The creaking arteries breakfast.
You’ve probably been reading the same reports I have. The Ross and McMullen house, long the home of Picton Legion Branch 78, sold to a Toronto architect. It is to become an international culinary school.
Jonathan Kearns, the purchaser, already has a home in the County. He has culinary experience under his belt, having designed the George Brown College Centre for Hospitality and Culinary Arts and its associated Chefs House Restaurant. He obviously knows what he is doing. Yet, he says he has many decisions still to make and so he plans to proceed in phases.
His will not be the only cooking school in the County; there are at least two others, of which I am aware. So how will he carve out a niche? What will be “international” about the school: the students or the dishes? Will it focus on vegan or vegetarian cooking? Will it focus on locally sourced fare? We’ll just have to wait and see. Still, the good thing about having to wait is that there is time to offer Mr Kearns some unsolicited advice. As I will.
I have just one word for Mr. Kearns: breakfast. It’s the hottest trend in food right now; hotter than kale. McDonalds is relentlessly advertising all day breakfast service. A&W is keeping pace. Starbucks has breakfast items available all day. Tim Hortons is watching its rivals closely.
If I were opening a culinary school, the fastest road to success for my students would be to train them to make the best breakfasts they could and then drop them in the deep end. They would quickly join the short list for the coveted Golden Pancake award. The Canadian Breakfast Association bestows the aware, annually, for the best breakfast restaurant in Canada.
What could be more rewarding to a food consumer than to have a trained chef cook up his or her version of your typical “Hungry Man” breakfast special? Just imagine three, County raised, free-range eggs. Add local ham, sausages and big rashers of real bacon, all organic and natural, not industrial grade, topped off with three slices of real white toast, baked in the County, dripping with butter, imported from Stirling or Ivanhoe and served together with a crop of fresh cut home fries slathered with Wellington’s own mushrooms and County grown onions.
A slice of orange, available at the supermarket, could find its way onto the plate, carved into an artful piece of sculpture, to either cleanse the palate, or provide cover against those who would have a diner eat something healthier. All of this served with County roasted coffee, in bowls, Parisian style. To top it off, waitstaff could train in French, so that that instead of hearing the all too familiar call of “More coffee, hon,” the request might be, “Un peu plus de cafe, cheri?” I feel the frisson of excitement as I imagine the scene.
Even for a trained chef it would be a considerable challenge to serve up the best Hungry Man breakfast possible. That is just the beginning. What better way to hone your newly acquired skills than to produce as well French toast, crepes, omelettes and eggs Benedict, prepared to exacting standards? Pricing the fare might d be somewhat tricky, because your chefs in training may drop the occasional piece of eggshell in the scramble, but at the same time you wouldn’t want your prices so low that you drove local restaurants out of business. No doubt, that will sort out, with interference.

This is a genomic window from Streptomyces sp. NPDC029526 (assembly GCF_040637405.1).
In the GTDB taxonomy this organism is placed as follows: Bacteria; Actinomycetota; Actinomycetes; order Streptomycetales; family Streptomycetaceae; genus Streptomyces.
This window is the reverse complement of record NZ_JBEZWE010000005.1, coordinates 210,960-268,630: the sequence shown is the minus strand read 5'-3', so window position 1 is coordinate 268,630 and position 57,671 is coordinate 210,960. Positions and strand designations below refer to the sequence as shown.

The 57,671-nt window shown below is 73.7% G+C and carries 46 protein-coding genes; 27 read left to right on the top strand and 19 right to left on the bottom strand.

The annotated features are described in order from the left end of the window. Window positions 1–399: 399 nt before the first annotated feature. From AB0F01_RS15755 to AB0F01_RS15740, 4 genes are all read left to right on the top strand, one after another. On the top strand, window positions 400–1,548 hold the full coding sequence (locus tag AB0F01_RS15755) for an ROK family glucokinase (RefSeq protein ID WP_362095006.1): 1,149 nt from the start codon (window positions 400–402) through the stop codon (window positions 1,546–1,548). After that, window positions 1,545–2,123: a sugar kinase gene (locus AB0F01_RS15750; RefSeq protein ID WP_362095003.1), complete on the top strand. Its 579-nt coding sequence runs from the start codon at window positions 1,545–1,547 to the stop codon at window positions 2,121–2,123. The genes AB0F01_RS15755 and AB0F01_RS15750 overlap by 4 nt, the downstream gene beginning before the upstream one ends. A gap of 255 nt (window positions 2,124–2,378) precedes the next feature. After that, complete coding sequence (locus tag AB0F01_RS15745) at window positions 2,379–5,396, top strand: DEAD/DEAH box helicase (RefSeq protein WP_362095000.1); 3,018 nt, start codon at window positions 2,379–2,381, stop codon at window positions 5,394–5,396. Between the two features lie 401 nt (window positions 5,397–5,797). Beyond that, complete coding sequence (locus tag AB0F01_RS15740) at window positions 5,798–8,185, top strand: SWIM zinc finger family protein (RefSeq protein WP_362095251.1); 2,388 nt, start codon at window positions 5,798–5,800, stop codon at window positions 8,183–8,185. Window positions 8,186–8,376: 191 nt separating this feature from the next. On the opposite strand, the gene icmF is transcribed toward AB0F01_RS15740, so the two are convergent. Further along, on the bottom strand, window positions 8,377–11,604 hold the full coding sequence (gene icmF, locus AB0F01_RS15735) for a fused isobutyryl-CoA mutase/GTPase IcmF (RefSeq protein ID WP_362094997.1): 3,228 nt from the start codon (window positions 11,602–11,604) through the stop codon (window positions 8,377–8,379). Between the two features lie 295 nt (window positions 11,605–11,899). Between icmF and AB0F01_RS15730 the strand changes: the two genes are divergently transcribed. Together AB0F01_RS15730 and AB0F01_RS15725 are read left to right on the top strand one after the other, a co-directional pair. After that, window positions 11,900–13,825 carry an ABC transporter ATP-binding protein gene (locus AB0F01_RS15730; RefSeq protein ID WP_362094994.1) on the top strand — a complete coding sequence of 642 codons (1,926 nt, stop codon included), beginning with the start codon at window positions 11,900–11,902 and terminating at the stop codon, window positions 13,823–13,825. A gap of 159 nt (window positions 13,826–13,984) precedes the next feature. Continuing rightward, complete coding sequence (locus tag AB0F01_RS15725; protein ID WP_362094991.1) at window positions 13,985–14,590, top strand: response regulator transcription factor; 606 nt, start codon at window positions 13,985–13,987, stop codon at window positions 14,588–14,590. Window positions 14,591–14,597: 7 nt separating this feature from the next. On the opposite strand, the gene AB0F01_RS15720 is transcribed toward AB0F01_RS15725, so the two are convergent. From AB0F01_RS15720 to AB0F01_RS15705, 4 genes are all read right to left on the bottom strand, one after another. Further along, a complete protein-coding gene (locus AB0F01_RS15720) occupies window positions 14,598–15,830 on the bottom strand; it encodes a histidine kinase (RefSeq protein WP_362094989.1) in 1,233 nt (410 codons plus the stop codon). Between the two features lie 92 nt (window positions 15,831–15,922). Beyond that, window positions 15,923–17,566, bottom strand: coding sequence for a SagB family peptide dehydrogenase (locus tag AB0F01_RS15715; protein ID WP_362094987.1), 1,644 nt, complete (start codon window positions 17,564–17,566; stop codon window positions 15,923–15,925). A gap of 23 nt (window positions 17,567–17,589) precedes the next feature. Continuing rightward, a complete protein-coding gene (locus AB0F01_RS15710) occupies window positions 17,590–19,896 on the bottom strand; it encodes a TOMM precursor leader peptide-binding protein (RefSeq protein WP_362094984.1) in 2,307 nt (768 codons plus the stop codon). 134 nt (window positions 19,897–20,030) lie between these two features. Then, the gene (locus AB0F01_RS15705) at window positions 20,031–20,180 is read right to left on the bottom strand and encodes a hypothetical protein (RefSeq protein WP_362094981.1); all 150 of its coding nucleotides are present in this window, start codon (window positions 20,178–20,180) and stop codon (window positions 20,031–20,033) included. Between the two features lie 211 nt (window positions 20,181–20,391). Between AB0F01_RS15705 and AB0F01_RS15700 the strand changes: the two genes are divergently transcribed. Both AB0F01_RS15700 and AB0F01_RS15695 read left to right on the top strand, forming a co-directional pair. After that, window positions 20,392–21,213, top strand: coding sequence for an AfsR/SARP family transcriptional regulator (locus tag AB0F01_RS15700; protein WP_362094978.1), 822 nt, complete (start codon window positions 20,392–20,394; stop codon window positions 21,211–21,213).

I hear you objecting already. If students are taught breakfast preparation to the exclusion of all else, they will never acquire any skill in making the gravies, sauces, soups, roasts, custards, eclairs and so on that have long been a necessary part of the repertoire of the trained chef. I say two things in rebuttal. First, you can’t ignore the strength of the demand for all day breakfast: it’s a 24/7 world, and even those who consider breakfast to be a little tub of yogurt dusted with a few chunks of granola will consider a Hungry Man breakfast as lunchtime or even suppertime food. Second, given the need for our new school to carve out its own niche, it’s a risk worth taking: besides, who has the time any more to linger over fancy meals anyway?
Good luck with the new school, Mr Kearns. To you would be chefs: if you win the Golden Pancake, I’ll pay my own way to come and cheer you on.
Some readers seem intent on nullifying the authority of David Simmonds. The critics are so intense; Simmonds is cast as more scoundrel than scamp. He is, in fact, a Canadian writer of much wit and wisdom. Simmonds writes strong prose, not infrequently laced with savage humour. He dissects, in a cheeky way, what some think sacrosanct. His wit refuses to allow the absurdities of life to move along, nicely, without comment. What Simmonds writes frightens some readers. He doesn't court the ineffectual. Those he scares off are the same ones that will not understand his writing. Satire is not for sissies. The wit of David Simmonds skewers societal vanities, the self-important and their follies as well as the madness of tyrants. He never targets the outcasts or the marginalised; when he goes for a jugular, its blood is blue. David Simmonds, by nurture, is a lawyer. By nature, he is a perceptive writer, with a gimlet eye, a superb folk singer, lyricist and composer. He believes quirkiness is universal; this is his focus and the base of his creativity. "If my humour hurts," says Simmonds,"it's after the stiletto comes out." He's an urban satirist on par with Mike Barnacle, the late Jimmy Breslin and Mike Rokyo and, increasingly, Dorothy Parker. He writes from and often about the village of Wellington, Ontario. Simmonds also writes for the Wellington "Times," in Wellington, Ontario.
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